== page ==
We returned to Higley Peak on August 25, 2008. If you recall, we had visited there at the end of June, but snow on the road blocked access by our car. We trudged on several miles in the snow, but never found the trail to the peak.
This time the snow was all gone and the road had been cleared of fallen trees, so we drove right on up. We stopped at a clearing where the road widens out and you have a view of a green valley to the north and a beautiful stand of moss-covered trees to the south dropping away down a steep hillside. This was the furthest point we reached on the June visit. And lo and behold! I found the trail at this point. It is found on the hill to the southwest. The entrance to the trail is overgrown. A sign marking the entrance has fallen down. A few tens of yards into the trail is another sign that identifies the trail for certain.
So we proceeded up the trail. The trail is narrow and almost disappears in a couple spots. Below you the hillside drops away very steeply. The trail climbs steadily and wraps perhaps 3/4 of the way around the peak - rather than switching back and forth. You pass a gigantic rock formation about mid way. As you wind around the mountain, you are bound to catch the side facing the sun, and this lights up the forest beautifully.
After half a mile, you reach the peak. There is a little clearing at the peak. Some posts and concrete blocks indicate that something was once constructed here, but it is gone now. Now, my interest in Higley Peak originated from the idea that we would get a view of Lake Quinault. The peak hovers over the middle of the lake's north shore. Unfortunately, some young trees have grown up and almost completely blocked the view. You just get a narrow glimpse through some branches.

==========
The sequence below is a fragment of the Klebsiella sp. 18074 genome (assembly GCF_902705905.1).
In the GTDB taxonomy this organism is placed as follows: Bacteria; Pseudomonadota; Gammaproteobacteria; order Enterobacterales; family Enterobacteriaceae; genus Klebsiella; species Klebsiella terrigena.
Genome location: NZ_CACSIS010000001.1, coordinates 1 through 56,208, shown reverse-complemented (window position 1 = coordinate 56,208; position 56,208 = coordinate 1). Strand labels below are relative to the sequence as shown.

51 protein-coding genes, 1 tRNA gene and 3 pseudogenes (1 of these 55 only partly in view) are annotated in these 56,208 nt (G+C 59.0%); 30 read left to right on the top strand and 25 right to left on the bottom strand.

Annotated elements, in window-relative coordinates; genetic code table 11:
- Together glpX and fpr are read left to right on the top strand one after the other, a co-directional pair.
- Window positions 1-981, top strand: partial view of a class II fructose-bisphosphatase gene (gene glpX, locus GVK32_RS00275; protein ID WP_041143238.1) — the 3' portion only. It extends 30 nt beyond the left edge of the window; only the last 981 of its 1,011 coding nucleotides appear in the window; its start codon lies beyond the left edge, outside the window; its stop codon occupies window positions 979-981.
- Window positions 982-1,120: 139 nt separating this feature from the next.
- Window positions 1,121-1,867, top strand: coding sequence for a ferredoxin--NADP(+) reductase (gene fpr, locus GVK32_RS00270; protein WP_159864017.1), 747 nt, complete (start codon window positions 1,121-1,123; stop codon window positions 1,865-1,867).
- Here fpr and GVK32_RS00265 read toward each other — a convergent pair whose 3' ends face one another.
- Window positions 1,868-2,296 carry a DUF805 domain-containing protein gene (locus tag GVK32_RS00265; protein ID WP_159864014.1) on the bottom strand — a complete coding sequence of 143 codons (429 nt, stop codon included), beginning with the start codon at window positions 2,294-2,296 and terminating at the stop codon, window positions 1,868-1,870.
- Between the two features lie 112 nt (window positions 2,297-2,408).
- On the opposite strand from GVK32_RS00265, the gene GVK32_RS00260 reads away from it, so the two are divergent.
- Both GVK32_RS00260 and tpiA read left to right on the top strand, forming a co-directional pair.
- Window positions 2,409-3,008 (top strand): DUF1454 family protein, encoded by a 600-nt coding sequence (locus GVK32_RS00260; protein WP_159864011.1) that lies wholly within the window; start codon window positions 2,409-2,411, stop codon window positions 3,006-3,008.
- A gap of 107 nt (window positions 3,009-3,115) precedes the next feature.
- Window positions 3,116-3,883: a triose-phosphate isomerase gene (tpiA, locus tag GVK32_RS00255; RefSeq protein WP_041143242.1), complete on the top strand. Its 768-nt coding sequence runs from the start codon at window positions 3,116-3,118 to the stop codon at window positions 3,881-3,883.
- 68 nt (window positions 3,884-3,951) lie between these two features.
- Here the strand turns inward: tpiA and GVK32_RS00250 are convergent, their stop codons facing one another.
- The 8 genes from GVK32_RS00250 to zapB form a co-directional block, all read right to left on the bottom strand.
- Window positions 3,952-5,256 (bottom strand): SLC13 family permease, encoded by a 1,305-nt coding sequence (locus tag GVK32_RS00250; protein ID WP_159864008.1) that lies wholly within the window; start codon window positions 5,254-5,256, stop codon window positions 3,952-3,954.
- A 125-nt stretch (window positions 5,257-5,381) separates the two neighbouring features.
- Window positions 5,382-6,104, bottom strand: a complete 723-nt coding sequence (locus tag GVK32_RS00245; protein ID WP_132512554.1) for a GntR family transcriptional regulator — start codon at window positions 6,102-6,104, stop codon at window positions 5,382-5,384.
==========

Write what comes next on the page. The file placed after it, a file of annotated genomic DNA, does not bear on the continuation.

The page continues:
Back down at the base of the trail, we drove another three miles up the road beyond the peak. At the 12.5 mile mark we were rewarded with a great view (pictured above). Here you can see the upper Quinault River emptying into the eastern end of the lake with the mountains of the Colonel Bob Wilderness looming over the scene. The road continues further, but we turned back at this point.
So here are the complete instructions for finding Higley Peak:
1. Turn onto Prairie Creek Road from Highway 101. This road is found about 1 mile west of where the highway bends to the west near the lake's North Shore Road. Prairie Creek Road is a dirt road, but well-maintained (in August, at least).
2. On the lower part of the road, you will encounter two forks in the road. Bear to the right at each of them. The first fork is unmarked. The second fork has a sign for Higley Peak. There is sort of a third fork, where the road straight ahead is very faint, but it is pretty clear that the main road veers to the left up the first switchback.
3. At the 9.5 mile mark, you have reached the peak. Before this point, a hillside on your right had been restricting your view in that direction. At the base of the trail, the road opens up into a clearing with views to either side. A very pretty stand of trees laden with moss are to be seen towards the lake side to the south. Up ahead the road drops away (for about the next mile). Once you have identified the spot, you can find the trailhead to your southwest, hidden by the undergrowth against the hillside. Once you pass that initial undergrowth, the trail is easy to follow.
4. Continue another 3 miles along the road to the 12.5 mile mark for the best view - a view of the eastern end of the lake and the river valley.
You can find my complete picture album here: